On the Ground: Portugal

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By Maria Mulder, Third Year, Spanish and Portuguese

The Croft Magazine // In our fourth pin drop, we go on the ground in Coimbra with Year Abroad student Maria Mulder, currently studying at a university. Portugal is facing a snap election after the minority government collapsed.

I’m in a town called Coimbra, halfway between Porto and Lisbon. It’s in central Portugal, quite a way from the coast, and is a traditional town, centred around its university, meaning the population here is young. But, despite that, it feels like any other city. It’s in the middle of nowhere, but it doesn’t feel like it. I’m originally Dutch, but my mother is Lithuanian, so I’m basically half-Dutch, half-Lithuanian. I’ve lived most of my life in the UK, except for a time when I moved to Brazil, and now Portugal.

There’s much that ties Brazil and Portugal. Millions of Brazilians have Portuguese ancestry, and it’s very common for Brazilians to emigrate here… even here, in Coimbra, I’ve met so many Brazilians coming for increased security. Brazilian Portuguese has grammatical differences (more than the different varieties of Spanish). The accent is, in fact, entirely different.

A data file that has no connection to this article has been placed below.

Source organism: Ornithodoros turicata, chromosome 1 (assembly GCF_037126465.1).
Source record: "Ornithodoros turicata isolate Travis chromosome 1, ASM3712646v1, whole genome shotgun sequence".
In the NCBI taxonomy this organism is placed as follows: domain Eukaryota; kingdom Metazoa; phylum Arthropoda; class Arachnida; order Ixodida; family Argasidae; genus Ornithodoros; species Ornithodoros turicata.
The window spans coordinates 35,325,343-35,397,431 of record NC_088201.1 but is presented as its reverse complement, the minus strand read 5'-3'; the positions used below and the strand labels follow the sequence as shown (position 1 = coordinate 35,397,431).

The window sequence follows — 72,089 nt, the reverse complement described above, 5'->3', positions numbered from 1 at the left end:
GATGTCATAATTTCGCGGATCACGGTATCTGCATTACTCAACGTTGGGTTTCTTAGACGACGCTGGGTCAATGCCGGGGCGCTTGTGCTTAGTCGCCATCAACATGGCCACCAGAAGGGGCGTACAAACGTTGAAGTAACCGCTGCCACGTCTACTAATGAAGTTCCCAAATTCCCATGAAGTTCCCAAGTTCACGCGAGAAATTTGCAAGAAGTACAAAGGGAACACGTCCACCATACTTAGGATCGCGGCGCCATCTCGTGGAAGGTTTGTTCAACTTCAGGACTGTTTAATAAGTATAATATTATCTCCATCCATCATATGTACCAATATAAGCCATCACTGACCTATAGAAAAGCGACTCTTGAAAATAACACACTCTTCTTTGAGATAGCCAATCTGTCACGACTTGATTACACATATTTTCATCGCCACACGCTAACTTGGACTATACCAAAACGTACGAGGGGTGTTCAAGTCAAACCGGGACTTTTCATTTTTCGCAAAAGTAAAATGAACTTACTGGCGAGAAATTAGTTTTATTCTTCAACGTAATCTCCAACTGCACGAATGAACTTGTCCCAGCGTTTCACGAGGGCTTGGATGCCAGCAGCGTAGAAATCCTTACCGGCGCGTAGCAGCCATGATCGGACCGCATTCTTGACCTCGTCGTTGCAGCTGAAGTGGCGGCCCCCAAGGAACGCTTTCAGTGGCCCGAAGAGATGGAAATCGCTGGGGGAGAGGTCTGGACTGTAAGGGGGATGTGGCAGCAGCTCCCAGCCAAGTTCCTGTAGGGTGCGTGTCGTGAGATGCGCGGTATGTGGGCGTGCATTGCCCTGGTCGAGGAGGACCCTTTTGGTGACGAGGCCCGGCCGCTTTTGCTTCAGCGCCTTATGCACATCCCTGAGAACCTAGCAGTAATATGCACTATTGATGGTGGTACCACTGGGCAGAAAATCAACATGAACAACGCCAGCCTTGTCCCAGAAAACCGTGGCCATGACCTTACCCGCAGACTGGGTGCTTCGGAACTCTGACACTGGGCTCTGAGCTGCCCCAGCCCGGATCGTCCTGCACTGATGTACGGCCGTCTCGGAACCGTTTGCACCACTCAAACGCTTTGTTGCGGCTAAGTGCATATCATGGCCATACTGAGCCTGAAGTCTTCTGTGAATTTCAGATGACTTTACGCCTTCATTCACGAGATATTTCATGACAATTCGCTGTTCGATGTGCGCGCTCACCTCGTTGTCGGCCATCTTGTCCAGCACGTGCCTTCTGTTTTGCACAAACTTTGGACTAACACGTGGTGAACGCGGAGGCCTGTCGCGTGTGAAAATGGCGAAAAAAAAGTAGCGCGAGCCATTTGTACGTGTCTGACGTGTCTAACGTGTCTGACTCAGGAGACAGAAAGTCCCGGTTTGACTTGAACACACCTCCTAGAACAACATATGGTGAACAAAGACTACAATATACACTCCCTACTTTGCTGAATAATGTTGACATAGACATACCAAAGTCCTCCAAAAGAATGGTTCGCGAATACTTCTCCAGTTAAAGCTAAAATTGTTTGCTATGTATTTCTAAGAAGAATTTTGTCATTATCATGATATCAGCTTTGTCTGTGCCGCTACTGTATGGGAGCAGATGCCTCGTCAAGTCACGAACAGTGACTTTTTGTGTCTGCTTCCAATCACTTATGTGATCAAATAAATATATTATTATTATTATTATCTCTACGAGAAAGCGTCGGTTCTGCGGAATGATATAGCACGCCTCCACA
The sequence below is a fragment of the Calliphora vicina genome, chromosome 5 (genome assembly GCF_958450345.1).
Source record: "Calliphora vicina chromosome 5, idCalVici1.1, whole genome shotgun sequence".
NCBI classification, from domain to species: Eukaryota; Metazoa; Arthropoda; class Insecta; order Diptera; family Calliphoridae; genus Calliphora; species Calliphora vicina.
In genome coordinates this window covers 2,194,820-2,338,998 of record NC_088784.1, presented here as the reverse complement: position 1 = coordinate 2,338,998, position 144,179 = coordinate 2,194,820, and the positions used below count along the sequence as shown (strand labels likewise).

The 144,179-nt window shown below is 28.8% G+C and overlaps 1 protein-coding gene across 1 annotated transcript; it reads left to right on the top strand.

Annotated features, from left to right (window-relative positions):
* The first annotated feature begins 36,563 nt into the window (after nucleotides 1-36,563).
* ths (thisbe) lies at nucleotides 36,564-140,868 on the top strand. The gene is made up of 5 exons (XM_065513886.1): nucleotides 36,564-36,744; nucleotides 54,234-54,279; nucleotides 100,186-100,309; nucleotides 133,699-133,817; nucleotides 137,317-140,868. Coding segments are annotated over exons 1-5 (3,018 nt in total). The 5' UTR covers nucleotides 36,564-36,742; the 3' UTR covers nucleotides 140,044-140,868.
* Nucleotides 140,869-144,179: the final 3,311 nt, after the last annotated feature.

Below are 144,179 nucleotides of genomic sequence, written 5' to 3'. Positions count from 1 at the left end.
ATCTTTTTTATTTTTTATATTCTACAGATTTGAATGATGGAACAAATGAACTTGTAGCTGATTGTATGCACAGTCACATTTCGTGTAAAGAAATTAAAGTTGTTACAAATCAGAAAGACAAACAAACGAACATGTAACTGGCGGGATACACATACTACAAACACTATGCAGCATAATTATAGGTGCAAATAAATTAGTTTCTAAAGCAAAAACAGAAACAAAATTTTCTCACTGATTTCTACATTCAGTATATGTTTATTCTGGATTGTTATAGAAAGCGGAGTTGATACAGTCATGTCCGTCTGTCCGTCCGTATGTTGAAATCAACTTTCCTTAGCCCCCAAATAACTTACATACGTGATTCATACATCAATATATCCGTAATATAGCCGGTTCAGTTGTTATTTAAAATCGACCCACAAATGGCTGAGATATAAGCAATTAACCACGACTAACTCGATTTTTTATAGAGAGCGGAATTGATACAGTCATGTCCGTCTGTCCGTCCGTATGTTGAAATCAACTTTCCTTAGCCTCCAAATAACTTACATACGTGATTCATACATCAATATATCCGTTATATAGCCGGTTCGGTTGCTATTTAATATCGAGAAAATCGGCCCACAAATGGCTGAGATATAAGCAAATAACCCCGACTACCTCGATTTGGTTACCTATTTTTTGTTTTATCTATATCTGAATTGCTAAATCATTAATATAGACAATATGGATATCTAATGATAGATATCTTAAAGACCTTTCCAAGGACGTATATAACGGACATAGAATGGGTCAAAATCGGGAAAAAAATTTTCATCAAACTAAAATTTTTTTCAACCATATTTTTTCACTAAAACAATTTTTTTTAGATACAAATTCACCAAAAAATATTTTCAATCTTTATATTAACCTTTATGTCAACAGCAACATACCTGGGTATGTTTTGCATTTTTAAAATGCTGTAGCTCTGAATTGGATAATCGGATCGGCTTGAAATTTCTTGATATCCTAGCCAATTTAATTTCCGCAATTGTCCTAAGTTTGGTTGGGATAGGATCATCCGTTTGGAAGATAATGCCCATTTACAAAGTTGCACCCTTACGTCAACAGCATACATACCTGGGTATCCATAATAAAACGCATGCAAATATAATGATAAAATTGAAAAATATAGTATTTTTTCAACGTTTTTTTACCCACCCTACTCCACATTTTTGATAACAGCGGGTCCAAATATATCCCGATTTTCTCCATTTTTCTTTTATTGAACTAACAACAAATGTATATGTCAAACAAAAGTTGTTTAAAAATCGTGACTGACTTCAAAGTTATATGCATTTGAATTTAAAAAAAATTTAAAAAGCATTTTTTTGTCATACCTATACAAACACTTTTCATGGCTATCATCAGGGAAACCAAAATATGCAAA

Coimbra in central Portugal | Epigram / Maria Mulder

I speak of Brazilian Portuguese, and it took me a month to get used to the European variety. The Portuguese of Portugal is also generally more formal, and they have other structures. They’re the same language, but if you’re from Brazil, you probably need to learn the structures the Portuguese use, and you also need to get used to the accent in order to be able to get along with the language.

Portugal has a minority government, supported by several parties over the last few years. Recently, there was a budget proposal, made by the minority government, but the other groups rejected it. It resulted in a collapse in their alliance, and it was decided that the decision should be returned to the people of Portugal. There is a president and a prime minister, unlike Spain, and it was the president who called the election. He has several powers and diplomatic duties, but it’s the prime minister who leads the government.

Featured Image: Epigram / Maria Mulder

AUTHOR

Maria Mulder

Third year student at the University. Of mixed Lithuanian and Dutch heritage and settled in the UK, I am currently working towards a Modern Languages degree.